Dr. Donahue answers health questionsBy Paul G. Donohue, M.D.
DEAR DR. DONOHUE: Exactly what is prickly heat? Do adults get it? If they do, I think I have it. M.K.
ANSWER: Adults do get prickly heat. It looks like red dots or tiny blisters on the skin. The rash itches or feels "prickly." Sweat ducts have become plugged.
Prevention comes with dressing as coolly as possible in light cotton clothes. Air-conditioning is the ultimate answer. Second best is having a fan blowing on you. If you have a breakout, cool-water compresses take away the itch or prickliness, as do cortisone creams, which are found in all drugstores.
DEAR DR. DONOHUE: My husband has some kind of sleep disorder. He doesn't believe he has a problem. I know about restless leg syndrome, but he has something beyond that. About four nights a week, his legs kick all over, and he throws his body in every direction. The bed bounces like a trampoline. In one month, he made large holes in two quality flannel sheets. Several times, he has hit me across the face. What is this problem? M.L.
ANSWER: You describe periodic limb movements of sleep, (PLMS) which used to be called nocturnal myoclonus. Most of the time, only the legs are involved. The toes, ankles, knees and hips involuntarily bend and straighten during sleep. The movements happen every 20 to 40 seconds, and each episode lasts from a few minutes to hours.
Restless leg syndrome is a crawling sensation beneath the skin of the legs. The person has to get up and walk around to put an end to the annoying sensations. Sometimes it is associated with iron deficiency, and sometimes restless leg patients also experience periodic limb movements. Pramipexole or ropinirole treat both conditions. Your husband should see a doctor.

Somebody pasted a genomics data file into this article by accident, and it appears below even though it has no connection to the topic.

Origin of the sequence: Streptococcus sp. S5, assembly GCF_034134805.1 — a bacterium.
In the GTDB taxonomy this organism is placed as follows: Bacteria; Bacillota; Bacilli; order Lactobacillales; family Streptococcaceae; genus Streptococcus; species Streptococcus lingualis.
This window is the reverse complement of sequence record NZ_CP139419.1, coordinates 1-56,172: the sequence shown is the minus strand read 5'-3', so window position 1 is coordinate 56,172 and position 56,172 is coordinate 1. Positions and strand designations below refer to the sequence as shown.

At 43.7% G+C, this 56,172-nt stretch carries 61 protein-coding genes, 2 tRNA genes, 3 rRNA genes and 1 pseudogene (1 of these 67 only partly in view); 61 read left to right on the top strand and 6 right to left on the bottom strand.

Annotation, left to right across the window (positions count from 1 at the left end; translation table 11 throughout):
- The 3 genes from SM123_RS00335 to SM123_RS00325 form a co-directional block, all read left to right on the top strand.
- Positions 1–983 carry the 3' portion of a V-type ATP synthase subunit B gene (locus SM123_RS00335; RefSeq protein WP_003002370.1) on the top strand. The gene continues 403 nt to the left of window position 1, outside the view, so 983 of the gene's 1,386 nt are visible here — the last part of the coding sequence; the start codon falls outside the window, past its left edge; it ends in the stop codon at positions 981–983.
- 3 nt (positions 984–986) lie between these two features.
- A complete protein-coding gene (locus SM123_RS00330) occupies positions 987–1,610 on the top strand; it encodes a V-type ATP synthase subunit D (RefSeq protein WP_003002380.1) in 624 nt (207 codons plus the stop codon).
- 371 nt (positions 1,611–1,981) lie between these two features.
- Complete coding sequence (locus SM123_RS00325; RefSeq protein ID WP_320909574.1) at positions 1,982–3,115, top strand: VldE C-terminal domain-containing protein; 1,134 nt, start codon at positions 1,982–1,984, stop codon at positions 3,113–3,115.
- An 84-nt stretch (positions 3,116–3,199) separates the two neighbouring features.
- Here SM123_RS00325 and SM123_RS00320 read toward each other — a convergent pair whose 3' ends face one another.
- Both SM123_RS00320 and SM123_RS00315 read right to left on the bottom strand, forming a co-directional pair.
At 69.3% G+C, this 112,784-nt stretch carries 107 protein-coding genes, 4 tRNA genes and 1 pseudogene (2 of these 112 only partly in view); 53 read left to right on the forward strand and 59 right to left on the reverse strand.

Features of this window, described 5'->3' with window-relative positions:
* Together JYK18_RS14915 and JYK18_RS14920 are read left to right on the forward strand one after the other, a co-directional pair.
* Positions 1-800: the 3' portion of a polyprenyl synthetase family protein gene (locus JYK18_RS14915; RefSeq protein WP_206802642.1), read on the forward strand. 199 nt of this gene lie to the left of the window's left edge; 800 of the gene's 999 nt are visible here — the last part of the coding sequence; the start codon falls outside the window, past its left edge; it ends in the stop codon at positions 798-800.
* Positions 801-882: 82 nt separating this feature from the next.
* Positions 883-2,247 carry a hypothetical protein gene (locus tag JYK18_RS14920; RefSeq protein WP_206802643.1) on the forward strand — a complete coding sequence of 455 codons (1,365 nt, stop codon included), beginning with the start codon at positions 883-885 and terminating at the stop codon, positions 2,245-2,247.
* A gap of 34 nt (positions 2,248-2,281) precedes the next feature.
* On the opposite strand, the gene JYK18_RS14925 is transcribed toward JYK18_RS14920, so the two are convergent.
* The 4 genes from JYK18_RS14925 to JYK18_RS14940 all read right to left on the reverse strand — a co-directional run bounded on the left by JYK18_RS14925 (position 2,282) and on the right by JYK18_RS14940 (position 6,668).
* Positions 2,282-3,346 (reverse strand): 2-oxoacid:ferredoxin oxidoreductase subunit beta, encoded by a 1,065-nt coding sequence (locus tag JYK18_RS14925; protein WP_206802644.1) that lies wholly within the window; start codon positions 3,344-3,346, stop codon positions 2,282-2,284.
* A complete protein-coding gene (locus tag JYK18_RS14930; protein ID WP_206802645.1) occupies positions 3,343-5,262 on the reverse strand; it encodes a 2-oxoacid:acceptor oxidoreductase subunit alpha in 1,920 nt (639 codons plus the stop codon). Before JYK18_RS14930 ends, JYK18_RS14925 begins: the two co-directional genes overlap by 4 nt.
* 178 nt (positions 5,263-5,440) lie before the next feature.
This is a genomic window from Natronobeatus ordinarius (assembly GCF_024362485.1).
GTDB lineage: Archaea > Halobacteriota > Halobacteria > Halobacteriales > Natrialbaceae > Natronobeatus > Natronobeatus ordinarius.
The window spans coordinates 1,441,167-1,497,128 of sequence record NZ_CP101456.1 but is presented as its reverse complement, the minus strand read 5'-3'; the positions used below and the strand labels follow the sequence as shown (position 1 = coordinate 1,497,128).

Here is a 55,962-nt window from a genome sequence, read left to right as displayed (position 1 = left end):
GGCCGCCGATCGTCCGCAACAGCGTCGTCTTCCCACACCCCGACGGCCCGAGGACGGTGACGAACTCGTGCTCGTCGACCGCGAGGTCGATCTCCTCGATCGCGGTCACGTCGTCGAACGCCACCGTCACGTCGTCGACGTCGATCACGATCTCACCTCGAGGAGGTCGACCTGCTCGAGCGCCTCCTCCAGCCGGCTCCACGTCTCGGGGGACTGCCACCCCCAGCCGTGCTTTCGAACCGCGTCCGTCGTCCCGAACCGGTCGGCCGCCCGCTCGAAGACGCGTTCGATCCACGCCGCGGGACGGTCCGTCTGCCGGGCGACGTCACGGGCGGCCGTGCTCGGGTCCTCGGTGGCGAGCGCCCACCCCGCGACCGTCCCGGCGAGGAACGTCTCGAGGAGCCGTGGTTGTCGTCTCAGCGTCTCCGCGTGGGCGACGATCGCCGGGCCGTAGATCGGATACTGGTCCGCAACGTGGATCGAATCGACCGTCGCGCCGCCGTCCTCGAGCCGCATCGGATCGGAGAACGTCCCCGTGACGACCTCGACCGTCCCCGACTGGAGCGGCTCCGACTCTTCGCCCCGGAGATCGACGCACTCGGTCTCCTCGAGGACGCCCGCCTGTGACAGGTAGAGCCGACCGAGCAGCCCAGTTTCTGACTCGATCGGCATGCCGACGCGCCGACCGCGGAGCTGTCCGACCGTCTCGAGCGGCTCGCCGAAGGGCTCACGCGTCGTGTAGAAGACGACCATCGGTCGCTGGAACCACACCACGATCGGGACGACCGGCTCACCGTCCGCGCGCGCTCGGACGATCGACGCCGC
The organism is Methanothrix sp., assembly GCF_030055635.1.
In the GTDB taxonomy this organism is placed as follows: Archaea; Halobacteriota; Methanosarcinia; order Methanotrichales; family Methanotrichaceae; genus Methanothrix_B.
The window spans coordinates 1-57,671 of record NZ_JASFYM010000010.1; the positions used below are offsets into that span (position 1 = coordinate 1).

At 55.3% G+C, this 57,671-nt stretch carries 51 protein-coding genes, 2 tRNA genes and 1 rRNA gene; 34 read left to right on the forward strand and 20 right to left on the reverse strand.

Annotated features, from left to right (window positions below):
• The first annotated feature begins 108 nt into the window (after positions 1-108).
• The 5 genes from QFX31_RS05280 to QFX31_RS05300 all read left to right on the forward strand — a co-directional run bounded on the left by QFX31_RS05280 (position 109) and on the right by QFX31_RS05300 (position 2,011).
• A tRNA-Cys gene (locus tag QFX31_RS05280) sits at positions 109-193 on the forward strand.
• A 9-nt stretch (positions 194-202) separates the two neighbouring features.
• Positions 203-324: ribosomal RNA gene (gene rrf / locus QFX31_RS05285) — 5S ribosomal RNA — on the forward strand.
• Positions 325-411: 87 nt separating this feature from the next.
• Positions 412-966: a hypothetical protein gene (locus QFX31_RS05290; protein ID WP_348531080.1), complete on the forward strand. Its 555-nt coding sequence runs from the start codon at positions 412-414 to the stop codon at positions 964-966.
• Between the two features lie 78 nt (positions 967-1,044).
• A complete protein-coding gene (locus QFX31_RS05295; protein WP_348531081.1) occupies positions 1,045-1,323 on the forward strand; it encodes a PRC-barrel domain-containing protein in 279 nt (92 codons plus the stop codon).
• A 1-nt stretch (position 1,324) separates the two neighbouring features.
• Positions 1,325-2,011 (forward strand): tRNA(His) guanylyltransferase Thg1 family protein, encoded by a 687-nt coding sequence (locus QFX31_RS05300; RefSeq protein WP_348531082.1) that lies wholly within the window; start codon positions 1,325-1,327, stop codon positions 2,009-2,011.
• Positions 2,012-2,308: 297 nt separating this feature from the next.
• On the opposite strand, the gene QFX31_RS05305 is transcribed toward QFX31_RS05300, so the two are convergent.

The booklet on restless leg syndrome and nighttime leg cramps explains these conditions and their treatments. Readers can obtain a copy by writing: Dr. Donohue, No. 306W, Box 536475, Orlando, FL 32853-6475. Enclose a check or money order (no cash) for $4.75 U.S./$6 Canada with the recipient's printed name and address.
DEAR DR. DONOHUE: I play softball for my company. Last week, while rounding second, I felt like I stubbed my toe. It hurt, and it still does. People tell me it is turf toe. What is that, and how long does it go on? M.L.
ANSWER: Turf toe happens when the big toe is forcefully bent upward. That motion sprains ligaments at the base of the toe.
Every time you take a step, your big toe propels the body forward. Limit your walking to give the toe a rest. Splinting the toe with tape is helpful. Shoes with a sturdy sole also protect the toe.
If the ligaments have only been stretched, your toe ought to feel fine in two weeks. If the ligaments are torn, it will take six weeks.
You and I are going on "people's" diagnosis. If there isn't a major turnabout shortly in how the toe feels, have a doctor confirm the diagnosis.
DEAR DR. DONOHUE: I started treatment for asthma for the first time at age 80. At first I took prednisone and albuterol. Then I had a Pulmicort inhaler. Now I am on Symbicort. The material that comes with this medicine advises that this LABA (long-acting beta agonist) may increase the chance of death from asthma. Exactly what is this telling me? E.S.